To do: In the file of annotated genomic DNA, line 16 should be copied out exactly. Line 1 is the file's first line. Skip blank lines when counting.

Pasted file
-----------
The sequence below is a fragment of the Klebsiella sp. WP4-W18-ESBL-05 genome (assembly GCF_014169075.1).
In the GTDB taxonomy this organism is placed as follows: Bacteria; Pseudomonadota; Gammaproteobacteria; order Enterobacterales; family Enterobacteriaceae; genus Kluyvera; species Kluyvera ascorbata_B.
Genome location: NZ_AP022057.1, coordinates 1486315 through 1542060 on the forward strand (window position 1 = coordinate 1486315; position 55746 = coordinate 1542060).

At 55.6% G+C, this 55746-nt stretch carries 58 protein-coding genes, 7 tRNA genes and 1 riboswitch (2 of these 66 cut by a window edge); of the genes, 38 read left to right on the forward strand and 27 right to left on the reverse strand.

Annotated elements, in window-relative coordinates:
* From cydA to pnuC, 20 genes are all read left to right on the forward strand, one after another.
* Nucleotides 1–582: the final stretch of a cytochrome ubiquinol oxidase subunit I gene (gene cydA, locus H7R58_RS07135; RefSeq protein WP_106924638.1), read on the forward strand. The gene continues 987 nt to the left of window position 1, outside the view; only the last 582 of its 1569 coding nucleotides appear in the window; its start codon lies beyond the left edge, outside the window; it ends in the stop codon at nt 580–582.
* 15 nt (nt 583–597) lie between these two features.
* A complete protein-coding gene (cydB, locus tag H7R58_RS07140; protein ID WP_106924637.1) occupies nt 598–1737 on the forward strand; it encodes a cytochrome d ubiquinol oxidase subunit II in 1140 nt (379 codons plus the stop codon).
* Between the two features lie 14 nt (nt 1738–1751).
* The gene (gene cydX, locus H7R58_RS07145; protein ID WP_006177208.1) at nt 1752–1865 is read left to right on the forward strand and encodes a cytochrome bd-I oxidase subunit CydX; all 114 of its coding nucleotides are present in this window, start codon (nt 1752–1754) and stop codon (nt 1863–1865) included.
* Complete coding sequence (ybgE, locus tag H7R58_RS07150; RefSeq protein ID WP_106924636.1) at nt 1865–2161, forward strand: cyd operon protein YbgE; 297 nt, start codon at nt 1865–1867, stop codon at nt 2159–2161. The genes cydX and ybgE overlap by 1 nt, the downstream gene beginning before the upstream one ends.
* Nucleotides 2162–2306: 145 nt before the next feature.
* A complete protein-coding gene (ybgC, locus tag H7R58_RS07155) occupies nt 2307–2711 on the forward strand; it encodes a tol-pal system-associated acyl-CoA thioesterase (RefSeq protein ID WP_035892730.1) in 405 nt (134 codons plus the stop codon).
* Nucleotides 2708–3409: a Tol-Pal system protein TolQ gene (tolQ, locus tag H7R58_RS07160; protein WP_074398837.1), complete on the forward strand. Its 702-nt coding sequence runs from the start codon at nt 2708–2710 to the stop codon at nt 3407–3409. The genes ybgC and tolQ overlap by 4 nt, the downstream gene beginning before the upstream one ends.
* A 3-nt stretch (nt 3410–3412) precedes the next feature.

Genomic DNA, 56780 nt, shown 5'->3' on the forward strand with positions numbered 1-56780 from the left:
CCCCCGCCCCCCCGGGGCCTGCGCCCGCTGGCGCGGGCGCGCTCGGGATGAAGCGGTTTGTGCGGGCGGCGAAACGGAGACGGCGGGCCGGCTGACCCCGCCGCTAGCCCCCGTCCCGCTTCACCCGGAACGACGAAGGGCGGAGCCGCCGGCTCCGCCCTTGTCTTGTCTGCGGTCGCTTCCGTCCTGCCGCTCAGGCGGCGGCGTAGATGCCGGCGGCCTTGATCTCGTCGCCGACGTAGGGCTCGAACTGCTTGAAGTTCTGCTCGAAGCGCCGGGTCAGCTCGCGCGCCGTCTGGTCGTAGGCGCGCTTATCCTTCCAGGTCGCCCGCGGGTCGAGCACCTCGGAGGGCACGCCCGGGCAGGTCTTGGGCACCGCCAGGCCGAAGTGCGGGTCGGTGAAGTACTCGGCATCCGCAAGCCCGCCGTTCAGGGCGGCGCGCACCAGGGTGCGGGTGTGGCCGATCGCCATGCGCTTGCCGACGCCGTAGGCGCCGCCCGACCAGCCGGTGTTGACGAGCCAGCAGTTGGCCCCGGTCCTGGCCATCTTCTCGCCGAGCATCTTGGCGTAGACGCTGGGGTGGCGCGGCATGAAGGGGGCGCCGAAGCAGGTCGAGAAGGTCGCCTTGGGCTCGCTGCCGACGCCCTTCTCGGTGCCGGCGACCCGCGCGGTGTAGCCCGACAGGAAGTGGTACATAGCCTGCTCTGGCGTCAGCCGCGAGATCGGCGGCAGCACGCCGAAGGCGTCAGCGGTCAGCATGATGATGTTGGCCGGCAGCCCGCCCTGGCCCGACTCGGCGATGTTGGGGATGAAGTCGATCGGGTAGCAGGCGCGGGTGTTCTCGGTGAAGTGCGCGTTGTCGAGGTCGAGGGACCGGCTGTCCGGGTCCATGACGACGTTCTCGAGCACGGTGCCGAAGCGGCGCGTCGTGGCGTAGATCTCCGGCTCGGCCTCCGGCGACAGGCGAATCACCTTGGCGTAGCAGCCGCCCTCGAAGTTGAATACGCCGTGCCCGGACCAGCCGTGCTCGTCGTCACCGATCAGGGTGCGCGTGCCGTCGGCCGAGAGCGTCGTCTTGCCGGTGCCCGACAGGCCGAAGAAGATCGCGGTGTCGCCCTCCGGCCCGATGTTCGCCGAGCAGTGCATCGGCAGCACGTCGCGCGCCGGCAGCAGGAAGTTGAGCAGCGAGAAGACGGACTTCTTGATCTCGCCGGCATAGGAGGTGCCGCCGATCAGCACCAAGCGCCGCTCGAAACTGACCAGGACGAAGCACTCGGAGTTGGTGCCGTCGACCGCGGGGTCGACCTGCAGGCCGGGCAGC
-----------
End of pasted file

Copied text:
* A 3-nt stretch (nt 3410–3412) precedes the next feature.